Alexander McCall Smith
Alexander McCall Smith has a kind of rumpled gregariousness that makes interviewing him rather difficult.
Not that the best-selling novelist isn’t forthcoming; it is more a matter of avoiding complacency, of not allowing yourself to simply close your eyes and let this exceptional storyteller carry you away with tales of Indian literary festivals, of outback graves and magic charms and the enduring merits of Mozart. With four new books arriving this year, it seemed an ideal time to determine exactly what kind of voodoo the outrageously prolific McCall Smith has tapped into.
“We mustn’t laugh at voodoo,” he says, chuckling. “I was in the Caribbean a couple of years ago, on the island of Martinique. There was a voodoo shop in the port where we were moored, and it was absolutely fascinating. There were little bottles of coloured liquid for every purpose. If you wanted to deal with your enemies you’d buy this colour, if you wanted a successful business venture you’d buy another. And then on one side of the room was all the religious stuff, so if you didn’t want to put all your eggs in one basket you could buy your holy soap or candles. But to actually answer your question, I suppose I’m very lucky in that I write quite quickly, so that’s what really enables me. Plus I get up very early in the morning and get two or three hours of uninterrupted work before the world starts, which is quite useful. You do have to have a certain amount of structure, of routine in your life if you want to write in a serious fashion.”
The author of around 18,000 books, give or take, McCall Smith has an output that puts many of his contemporaries to shame, and crucially, it is a fine balance of quantity and quality. Across numerous series – The No. 1 Ladies’ Detective Agency, 44 Scotland Street and Corduroy Mansions to name a few – are found characters of such charm and familiarity it is like discovering a vintage jacket that fits perfectly and has pockets full of old letters. It is a testament to his craft that across each world, the voice of the author – the nuance and tone – is incredibly varied.
“I do have different voices for different series of books. I write the No. 1 Ladies’ books in a particular tone, and there’s a certain feel or style I suppose to the narrative there. The Isabel Dalhousie books are written in a different way to my Scotland Street series, and then you have the standalones. I suppose I’m conscious of the fact that I’m going into different worlds when I sit down to write a particular book, which is reflected as well in any music I might play. I do quite like having music playing when I sit down to write, though not necessarily when I carry on doing so. When I’m sitting down to write an Isabel Dalhousie book I will play a particular piece of music to put me in the mood, which is the ‘Soave Sia Il Vento’ trio from Mozart’s Cosi Fan Tutte. I’ll also play the Penguin Cafe Orchestra when I start writing the Scotland Street stories, and so on.”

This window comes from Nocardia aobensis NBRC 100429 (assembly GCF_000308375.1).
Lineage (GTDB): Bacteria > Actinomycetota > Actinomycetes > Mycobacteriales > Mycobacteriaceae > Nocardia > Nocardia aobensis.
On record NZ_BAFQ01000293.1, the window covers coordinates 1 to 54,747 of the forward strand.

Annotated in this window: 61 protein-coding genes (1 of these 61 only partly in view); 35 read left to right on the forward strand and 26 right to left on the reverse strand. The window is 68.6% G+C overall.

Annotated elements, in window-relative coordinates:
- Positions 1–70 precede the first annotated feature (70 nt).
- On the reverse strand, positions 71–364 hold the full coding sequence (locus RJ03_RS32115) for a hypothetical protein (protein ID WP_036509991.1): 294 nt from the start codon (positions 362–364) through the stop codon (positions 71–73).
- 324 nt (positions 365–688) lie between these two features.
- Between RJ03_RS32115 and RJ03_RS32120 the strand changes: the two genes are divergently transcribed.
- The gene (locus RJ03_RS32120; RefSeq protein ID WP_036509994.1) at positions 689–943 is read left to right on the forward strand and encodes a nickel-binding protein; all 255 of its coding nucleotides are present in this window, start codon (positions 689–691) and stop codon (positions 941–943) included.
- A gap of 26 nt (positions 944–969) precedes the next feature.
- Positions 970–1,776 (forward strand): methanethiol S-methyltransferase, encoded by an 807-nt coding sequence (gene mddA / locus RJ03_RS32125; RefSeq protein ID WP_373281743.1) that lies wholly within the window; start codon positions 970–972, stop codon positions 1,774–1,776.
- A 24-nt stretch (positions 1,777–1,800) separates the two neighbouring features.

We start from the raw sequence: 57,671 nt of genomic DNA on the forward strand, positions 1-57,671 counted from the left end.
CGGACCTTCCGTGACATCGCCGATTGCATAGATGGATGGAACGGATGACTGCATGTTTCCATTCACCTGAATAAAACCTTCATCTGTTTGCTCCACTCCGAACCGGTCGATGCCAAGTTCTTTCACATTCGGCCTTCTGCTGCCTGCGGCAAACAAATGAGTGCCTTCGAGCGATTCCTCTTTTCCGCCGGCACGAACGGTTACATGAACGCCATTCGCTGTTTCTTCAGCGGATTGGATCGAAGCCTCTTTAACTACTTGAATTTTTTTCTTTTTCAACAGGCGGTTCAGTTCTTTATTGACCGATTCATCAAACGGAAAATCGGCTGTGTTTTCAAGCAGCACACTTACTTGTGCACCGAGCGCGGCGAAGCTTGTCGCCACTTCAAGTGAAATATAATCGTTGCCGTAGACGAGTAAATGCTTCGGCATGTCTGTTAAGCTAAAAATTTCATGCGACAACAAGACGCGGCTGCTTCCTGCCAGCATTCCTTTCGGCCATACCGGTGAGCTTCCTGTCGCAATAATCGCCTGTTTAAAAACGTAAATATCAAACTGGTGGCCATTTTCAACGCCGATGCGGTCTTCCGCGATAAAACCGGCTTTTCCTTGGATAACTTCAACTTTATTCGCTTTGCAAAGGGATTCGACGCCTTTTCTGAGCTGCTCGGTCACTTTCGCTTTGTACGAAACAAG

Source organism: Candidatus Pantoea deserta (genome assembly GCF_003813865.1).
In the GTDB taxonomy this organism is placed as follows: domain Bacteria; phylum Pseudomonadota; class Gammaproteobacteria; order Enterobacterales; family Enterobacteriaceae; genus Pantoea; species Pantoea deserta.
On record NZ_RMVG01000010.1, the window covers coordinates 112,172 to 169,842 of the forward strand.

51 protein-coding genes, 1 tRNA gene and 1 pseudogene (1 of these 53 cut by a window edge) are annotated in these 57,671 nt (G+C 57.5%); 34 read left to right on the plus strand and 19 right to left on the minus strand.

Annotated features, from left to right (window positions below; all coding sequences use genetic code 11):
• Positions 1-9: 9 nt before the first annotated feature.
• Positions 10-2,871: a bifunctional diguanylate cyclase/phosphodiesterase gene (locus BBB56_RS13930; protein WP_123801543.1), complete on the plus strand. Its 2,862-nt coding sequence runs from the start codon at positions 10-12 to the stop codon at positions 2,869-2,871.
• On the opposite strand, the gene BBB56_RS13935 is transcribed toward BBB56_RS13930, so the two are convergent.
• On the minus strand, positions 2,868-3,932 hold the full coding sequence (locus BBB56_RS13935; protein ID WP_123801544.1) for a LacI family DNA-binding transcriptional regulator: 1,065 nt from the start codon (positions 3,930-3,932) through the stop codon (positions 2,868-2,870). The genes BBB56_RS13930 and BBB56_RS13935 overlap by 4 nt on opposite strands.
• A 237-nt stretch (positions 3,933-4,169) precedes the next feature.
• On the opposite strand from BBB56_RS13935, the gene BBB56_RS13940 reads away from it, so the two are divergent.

A recurring accolade across his oeuvre is McCall Smith’s sense of setting. It becomes a tangible aspect of each story – so strong, in fact, it is very nearly a character all to itself. Yet there is a contrary school of thought that suggests good setting should remain nearly unnoticeable; it envelops the reader unawares.
“Setting is very important in my mind – I regard it as being central, and perhaps even more important than character or plot. I tend to think first of setting, and then the other elements fall into place. But I do think that when you’re describing a setting, you must use a very delicate brush. I don’t think you need to lay on an excessively detailed description; that will destroy the sense of discovery. For example, in my Botswana books I will pay attention to setting, because I want to convey the very special atmosphere of that part of Africa. You can do that in my view by saying something about the sky, about the build-up of rain clouds. I find I can do the same thing when I’m describing something set in Australia. [For] my Trains And Lovers book I did a trip around Lake Eyre, and we went to a place called Coward Springs. I went for a walk along a dry riverbed and came across a grave. A child’s grave. It was very poignant, as it had obviously been made many years ago and said nothing about who the child had been. That became an instant in Trains And Lovers, so place there was very, very important.”
McCall Smith’s upcoming conversation at the Seymour Centre will no doubt provide further insight into the genesis of many of his creations, as well as the man himself; charting the separation of author and individual today makes for a rather impossible task.
“I think as one goes through life, as long as you don’t close your mind, you come to understand more about human nature and human foibles. You have a natural tendency to become more embedded in your attitudes – I think that’s always a danger. But with every year that passes, you see more of human life, and you might understand people a bit more. You’ve had more practice in working out how people tick.”